The most frustrating aspect of the film is how it completely lacks simple logic in the final act. How military soldiers are able to get near these monsters who are around weapons that are leaking radiation without the correct protection to safe guard themselves from it, baffles me. Little details like that I know as a viewer you are supposed to allow the film to suspend your disbelief, but when it continuously expects you to be essentially unintelligent and just enjoy a entertaining blockbuster film, it gets frustrating. Seeing a film named Godzilla, you would expect to see the King of the Monsters play a big part. He is the star of the show, but nope, Aaron Taylor Johnson gets the most screen time and his scenes are at times incredibly difficult to watch. Even more frustrating is how when the viewers are graced with the off-chance of seeing Godzilla begin to actually fight a monster the camera cuts away to whatever the military is doing. If you were to do a survey outside the theater per viewing, I am sure that everyone would agree that they would have enjoyed it much more if they got more scenes with Godzilla then Taylor-Johnson's Ford character casually trying to save the city in the final act.

Speaking of the actual King of Monsters, they did a very good job in that regard. His roar was perfect he looked the part and all of his signature attacks were featured. The die hard fans will truly get a kick out of the final fight of the film. When Godzilla was on screen and even when he was not the film did it's best to go ahead and do the fan's service. There were Easter eggs scattered throughout, like on Ford's fish tank the word "Mothra" was written on paper tape. Gareth Edwards deserves a pat on the back for all of these little details and he does certainly have an eye for capturing big destructive moments that are featured throughout the film. The acting however leaves a lot to be desired. Aaron Taylor-Johnson is earnest in his role but he simply cannot carry the film. Bryan Cranston does in his scenes, and continues to show why he is so beloved among his peers and fans. Elizabeth Olsen literally has nothing to do in the film except running around scared for her life. That is about the summary of the acting prowess of the film. I understand the need to have humans in a Godzilla film, but they do not need to be featured so prominently. People go to see a Godzilla film to see Godzilla fight other monsters. Let us have that.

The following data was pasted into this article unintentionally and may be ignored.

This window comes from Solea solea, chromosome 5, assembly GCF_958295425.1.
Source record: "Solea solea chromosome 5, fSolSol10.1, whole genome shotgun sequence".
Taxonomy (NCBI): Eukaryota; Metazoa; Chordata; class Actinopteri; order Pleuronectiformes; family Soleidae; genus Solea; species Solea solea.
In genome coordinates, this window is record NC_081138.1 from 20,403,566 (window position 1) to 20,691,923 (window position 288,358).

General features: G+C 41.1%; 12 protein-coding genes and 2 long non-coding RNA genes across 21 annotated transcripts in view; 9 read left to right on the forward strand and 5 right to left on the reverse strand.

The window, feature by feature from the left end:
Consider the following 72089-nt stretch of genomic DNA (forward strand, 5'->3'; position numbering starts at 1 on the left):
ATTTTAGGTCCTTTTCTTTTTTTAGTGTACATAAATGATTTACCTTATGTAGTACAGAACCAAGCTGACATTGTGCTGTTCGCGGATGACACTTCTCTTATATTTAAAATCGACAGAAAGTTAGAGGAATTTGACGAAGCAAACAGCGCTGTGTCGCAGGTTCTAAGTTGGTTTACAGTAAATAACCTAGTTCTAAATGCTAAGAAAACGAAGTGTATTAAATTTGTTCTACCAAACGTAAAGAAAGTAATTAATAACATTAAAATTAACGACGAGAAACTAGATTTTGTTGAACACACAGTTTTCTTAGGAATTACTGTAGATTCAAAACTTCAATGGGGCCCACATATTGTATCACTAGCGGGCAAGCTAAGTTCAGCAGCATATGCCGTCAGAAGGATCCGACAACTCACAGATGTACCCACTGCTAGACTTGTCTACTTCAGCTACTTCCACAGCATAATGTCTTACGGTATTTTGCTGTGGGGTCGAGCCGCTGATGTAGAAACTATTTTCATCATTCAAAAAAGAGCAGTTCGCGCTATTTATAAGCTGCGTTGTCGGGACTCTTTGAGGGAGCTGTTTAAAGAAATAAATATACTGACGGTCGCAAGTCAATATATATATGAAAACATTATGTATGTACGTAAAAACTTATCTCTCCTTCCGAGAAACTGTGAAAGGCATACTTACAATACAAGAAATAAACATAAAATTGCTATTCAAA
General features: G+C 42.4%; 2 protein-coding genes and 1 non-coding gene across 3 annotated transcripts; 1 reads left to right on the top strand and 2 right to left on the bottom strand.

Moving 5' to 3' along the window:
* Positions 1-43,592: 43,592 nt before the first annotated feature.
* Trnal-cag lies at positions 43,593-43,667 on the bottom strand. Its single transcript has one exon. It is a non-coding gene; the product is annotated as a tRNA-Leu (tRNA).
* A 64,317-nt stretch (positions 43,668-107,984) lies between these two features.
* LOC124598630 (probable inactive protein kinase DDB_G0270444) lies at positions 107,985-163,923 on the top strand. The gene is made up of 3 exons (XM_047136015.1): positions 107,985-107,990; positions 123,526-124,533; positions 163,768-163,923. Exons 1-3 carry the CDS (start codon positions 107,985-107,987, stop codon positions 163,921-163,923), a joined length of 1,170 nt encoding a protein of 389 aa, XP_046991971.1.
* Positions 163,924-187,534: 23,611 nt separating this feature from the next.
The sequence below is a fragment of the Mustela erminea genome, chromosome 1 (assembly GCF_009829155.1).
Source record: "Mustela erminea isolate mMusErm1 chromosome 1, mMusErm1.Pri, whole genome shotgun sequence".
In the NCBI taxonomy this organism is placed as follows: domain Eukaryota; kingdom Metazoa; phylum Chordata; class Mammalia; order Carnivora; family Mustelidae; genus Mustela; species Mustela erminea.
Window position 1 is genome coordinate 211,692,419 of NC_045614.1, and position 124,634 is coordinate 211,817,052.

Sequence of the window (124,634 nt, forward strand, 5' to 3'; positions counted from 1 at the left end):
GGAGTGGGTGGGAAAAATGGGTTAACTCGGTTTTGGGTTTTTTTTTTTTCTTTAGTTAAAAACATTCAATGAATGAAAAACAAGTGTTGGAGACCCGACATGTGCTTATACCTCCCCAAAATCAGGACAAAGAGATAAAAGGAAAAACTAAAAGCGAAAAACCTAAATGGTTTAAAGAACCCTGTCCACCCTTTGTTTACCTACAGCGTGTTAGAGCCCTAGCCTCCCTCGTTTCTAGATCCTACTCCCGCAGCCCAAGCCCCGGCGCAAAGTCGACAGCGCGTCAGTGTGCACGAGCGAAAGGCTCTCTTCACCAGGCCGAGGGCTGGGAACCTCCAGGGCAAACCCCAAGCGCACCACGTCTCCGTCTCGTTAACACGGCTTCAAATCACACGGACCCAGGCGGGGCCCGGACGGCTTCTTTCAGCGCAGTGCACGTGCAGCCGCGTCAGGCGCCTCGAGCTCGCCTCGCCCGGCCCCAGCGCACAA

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Hackslap 2 years ago from Sydney, Australia

I watched Godzilla in the cinemas and got the impression they were trying to do an 'urbanized' version of Jurassic Park ... .. didn't really like it back then but am a fan of Jamiroquai so do like the theme song..


Nickalooch profile image

Nickalooch 2 years ago from Columbia, MD Author

You bring up a good point. Especially with the shot of Godzilla roaring in front of the entrance to Chinatown, kinda like the TRex roar with the Jurassic Park banner falling